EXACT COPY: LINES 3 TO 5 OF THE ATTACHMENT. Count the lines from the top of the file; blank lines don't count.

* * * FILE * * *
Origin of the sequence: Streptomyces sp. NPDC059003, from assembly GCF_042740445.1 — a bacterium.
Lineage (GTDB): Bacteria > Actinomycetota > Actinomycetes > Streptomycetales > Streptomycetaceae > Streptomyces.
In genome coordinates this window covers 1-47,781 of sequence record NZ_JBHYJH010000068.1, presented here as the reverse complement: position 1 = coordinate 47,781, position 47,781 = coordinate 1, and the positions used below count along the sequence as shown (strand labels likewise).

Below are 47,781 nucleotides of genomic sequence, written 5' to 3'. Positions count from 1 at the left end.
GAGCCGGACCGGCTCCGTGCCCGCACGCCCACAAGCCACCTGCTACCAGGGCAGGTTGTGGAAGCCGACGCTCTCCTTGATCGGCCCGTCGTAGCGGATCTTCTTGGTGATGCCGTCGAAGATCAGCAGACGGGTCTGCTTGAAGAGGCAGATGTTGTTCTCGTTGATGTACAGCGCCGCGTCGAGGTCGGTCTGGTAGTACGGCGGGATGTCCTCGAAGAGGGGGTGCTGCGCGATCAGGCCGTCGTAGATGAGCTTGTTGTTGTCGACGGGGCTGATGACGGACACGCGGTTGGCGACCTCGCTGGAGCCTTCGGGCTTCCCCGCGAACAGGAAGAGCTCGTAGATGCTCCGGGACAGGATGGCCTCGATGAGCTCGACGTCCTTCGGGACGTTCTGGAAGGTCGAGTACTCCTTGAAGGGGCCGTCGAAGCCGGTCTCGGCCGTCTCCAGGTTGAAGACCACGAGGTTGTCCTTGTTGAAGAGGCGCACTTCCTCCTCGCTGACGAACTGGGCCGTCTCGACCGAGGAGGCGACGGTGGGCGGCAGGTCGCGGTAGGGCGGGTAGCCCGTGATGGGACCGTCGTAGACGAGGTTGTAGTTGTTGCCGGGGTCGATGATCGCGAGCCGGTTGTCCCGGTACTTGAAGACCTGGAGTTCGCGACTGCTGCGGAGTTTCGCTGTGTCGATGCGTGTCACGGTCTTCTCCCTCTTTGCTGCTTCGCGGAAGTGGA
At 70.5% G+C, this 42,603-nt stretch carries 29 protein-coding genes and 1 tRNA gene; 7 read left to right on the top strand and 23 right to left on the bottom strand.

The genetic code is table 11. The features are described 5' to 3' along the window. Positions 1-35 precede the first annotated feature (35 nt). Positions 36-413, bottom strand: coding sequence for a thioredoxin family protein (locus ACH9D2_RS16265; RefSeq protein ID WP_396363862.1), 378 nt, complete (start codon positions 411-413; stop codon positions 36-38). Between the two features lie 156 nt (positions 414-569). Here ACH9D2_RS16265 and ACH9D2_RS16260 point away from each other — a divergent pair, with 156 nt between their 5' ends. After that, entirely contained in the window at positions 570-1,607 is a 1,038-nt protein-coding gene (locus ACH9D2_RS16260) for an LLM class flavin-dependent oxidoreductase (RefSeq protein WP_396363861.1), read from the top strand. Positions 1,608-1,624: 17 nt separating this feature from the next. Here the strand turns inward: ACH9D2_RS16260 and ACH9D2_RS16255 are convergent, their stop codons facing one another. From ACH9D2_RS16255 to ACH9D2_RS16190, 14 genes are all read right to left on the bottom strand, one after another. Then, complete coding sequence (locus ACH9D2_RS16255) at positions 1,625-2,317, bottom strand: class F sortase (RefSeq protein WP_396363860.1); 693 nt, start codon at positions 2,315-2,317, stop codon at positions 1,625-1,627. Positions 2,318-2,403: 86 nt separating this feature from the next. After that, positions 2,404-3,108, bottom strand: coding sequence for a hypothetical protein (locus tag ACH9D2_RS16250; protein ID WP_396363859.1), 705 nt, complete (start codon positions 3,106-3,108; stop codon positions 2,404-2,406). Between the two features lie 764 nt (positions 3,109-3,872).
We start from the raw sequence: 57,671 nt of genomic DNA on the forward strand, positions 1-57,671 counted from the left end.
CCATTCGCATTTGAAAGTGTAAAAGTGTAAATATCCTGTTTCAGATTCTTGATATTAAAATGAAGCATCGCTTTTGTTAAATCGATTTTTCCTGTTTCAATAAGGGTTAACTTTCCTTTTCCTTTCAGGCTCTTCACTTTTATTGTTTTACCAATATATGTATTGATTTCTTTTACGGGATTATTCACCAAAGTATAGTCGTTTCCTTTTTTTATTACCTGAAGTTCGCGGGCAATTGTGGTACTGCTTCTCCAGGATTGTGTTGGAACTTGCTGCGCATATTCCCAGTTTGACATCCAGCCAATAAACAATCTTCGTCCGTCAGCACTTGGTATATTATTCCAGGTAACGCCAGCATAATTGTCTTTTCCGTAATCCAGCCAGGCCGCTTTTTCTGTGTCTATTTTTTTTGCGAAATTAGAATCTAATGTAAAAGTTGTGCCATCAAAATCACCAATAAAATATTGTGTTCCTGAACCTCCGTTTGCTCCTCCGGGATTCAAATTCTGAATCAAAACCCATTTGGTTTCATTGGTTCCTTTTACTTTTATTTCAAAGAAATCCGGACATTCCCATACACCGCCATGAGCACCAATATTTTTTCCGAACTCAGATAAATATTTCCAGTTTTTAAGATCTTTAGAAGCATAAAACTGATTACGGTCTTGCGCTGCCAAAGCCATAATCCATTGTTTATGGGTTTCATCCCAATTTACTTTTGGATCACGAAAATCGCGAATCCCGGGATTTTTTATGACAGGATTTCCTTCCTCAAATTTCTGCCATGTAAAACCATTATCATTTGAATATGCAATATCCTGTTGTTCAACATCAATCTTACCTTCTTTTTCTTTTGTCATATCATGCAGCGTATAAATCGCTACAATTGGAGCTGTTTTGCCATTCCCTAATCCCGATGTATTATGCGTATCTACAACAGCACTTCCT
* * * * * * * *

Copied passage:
In genome coordinates this window covers 1-47,781 of sequence record NZ_JBHYJH010000068.1, presented here as the reverse complement: position 1 = coordinate 47,781, position 47,781 = coordinate 1, and the positions used below count along the sequence as shown (strand labels likewise).

Below are 47,781 nucleotides of genomic sequence, written 5' to 3'. Positions count from 1 at the left end.
GAGCCGGACCGGCTCCGTGCCCGCACGCCCACAAGCCACCTGCTACCAGGGCAGGTTGTGGAAGCCGACGCTCTCCTTGATCGGCCCGTCGTAGCGGATCTTCTTGGTGATGCCGTCGAAGATCAGCAGACGGGTCTGCTTGAAGAGGCAGATGTTGTTCTCGTTGATGTACAGCGCCGCGTCGAGGTCGGTCTGGTAGTACGGCGGGATGTCCTCGAAGAGGGGGTGCTGCGCGATCAGGCCGTCGTAGATGAGCTTGTTGTTGTCGACGGGGCTGATGACGGACACGCGGTTGGCGACCTCGCTGGAGCCTTCGGGCTTCCCCGCGAACAGGAAGAGCTCGTAGATGCTCCGGGACAGGATGGCCTCGATGAGCTCGACGTCCTTCGGGACGTTCTGGAAGGTCGAGTACTCCTTGAAGGGGCCGTCGAAGCCGGTCTCGGCCGTCTCCAGGTTGAAGACCACGAGGTTGTCCTTGTTGAAGAGGCGCACTTCCTCCTCGCTGACGAACTGGGCCGTCTCGACCGAGGAGGCGACGGTGGGCGGCAGGTCGCGGTAGGGCGGGTAGCCCGTGATGGGACCGTCGTAGACGAGGTTGTAGTTGTTGCCGGGGTCGATGATCGCGAGCCGGTTGTCCCGGTACTTGAAGACCTGGAGTTCGCGACTGCTGCGGAGTTTCGCTGTGTCGATGCGTGTCACGGTCTTCTCCCTCTTTGCTGCTTCGCGGAAGTGGA